As I said in a previous blog post here, everyone is entitled to make a living and being bankrupt does NOT preclude you from being self-employed and running your own business in most cases.
Perhaps we should take a look first at the statutory aspects of trading that must be adhered to if you wish to continue trading a business that was trading prior to bankruptcy or start up a new business.
1. You must not obtain credit of more than £500 without disclosing to the credit provider that you are an undischarged bankrupt. This applies whether you are trading in business or not but if you are running your own business you must bear in mind that you are unlikely to be granted a bank overdraft or any other bank borrowing facilities- even below the £500 threshold.
This statutory provision applies also to trade credit for stock or goods etc and hence you need to think very carefully whether you operate the type of business that can continue without the availability of credit. This may well be a hindrance to some business owners.
2. You must not trade in another name to that under which you were made bankrupt without disclosing the name under which you were made bankrupt. This applies not only to your own personal name but also to any trading style you used prior to bankruptcy. The rationale behind this statutory provision is that the credit provider is only able to make a proper credit risk assessment by knowing about your bankruptcy.
So long as you can satisfy both of those statutory provisions, you are free to trade as a sole trader or in a partnership business.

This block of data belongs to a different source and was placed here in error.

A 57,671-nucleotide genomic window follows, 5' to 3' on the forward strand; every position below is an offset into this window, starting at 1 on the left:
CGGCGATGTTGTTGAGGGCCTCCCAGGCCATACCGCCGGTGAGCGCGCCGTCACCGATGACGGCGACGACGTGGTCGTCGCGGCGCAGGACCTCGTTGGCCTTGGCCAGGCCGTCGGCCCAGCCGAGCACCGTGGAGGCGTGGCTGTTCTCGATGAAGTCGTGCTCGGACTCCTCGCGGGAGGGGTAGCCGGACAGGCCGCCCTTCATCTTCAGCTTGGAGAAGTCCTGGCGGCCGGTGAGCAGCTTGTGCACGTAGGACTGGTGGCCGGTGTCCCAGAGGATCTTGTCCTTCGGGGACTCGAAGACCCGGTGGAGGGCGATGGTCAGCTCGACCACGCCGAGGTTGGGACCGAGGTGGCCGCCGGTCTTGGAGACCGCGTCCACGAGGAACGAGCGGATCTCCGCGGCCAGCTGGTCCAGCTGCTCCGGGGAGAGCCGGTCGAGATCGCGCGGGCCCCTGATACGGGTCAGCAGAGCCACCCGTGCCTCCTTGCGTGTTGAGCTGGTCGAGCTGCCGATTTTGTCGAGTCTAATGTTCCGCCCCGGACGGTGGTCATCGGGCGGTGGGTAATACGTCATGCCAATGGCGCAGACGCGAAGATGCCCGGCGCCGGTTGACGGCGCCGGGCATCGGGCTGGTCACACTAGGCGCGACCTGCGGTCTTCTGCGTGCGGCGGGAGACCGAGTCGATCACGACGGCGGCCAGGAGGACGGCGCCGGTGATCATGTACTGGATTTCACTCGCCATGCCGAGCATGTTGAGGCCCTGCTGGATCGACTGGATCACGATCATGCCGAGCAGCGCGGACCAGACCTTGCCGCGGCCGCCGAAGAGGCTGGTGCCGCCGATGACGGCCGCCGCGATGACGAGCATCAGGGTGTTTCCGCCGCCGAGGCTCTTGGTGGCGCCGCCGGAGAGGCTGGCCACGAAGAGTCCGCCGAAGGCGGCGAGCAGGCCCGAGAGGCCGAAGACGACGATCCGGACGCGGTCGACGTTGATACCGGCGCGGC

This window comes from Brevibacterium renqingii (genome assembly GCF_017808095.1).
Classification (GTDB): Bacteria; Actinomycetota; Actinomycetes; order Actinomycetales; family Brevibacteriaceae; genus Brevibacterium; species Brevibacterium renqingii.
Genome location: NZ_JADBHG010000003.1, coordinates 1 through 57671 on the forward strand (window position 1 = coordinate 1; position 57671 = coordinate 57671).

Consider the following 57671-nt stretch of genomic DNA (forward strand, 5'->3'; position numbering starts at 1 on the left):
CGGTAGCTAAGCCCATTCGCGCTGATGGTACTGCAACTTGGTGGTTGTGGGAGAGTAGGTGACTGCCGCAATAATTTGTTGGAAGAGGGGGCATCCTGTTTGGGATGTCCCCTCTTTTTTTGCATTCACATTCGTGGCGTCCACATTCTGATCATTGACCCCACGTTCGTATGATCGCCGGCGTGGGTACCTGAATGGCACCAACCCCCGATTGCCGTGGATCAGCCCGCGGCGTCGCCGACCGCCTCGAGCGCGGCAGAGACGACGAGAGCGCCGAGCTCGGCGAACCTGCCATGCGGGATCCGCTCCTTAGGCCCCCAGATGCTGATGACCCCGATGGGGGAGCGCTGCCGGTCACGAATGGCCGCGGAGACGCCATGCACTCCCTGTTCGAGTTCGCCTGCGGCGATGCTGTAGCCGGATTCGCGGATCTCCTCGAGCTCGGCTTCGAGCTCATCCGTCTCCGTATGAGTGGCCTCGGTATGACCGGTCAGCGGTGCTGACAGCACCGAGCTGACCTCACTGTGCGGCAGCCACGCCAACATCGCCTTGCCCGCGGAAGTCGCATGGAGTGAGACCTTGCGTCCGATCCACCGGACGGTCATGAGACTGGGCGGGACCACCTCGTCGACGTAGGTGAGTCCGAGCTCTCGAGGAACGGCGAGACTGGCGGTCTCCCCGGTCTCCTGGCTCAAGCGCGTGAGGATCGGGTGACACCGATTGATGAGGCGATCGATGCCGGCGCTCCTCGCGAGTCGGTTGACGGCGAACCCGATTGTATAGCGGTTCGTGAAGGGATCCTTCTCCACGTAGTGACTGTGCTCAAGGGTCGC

You will need to bear a number of other points in mind though.
Book-keeping and accounting records whilst bankrupt
Should you decide to continue to trade after the Bankruptcy Order has been made, you may well fall under extra scrutiny from the Official Receiver. You must ensure you keep your books and accounting records up to date. The Official Receiver will want to examine your income to assess your ability to make Income Payments and your accounting records will help the Official Receiver ascertain what your personal income is.
Just as importantly, your books and records will help you monitor your business’s financial peformance to ensure you are trading profitably.
Adequate provision for payment of tax during bankruptcy
This is especially important if HM Revenue and Customs are a creditor within your bankruptcy. If you were to find yourself unable to pay any tax or VAT due during your bankruptcy this will almost certainly result in consideration of a possible Bankruptcy Restrictions Order (BRO) being made against you. I will be talking about BRO’s in a future article.
In addition to any consequences for your bankruptcy, HM Revenue and Customs take a very dim view indeed of anyone running into problems paying their VAT and tax a second time around. I’ve even had a case where a debtor was made bankrupt by HMRC 3 times and on the third bankruptcy a fairly lengthy Bankruptcy Restrictions Order was made.
Just one final word which has already been covered in another article, you are unable to be a director or be seen to be acting as a director (shadow director) of a limited company whilst bankrupt.
If you have any questions about carrying on in business whilst bankrupt please contact me and I will be happy to help.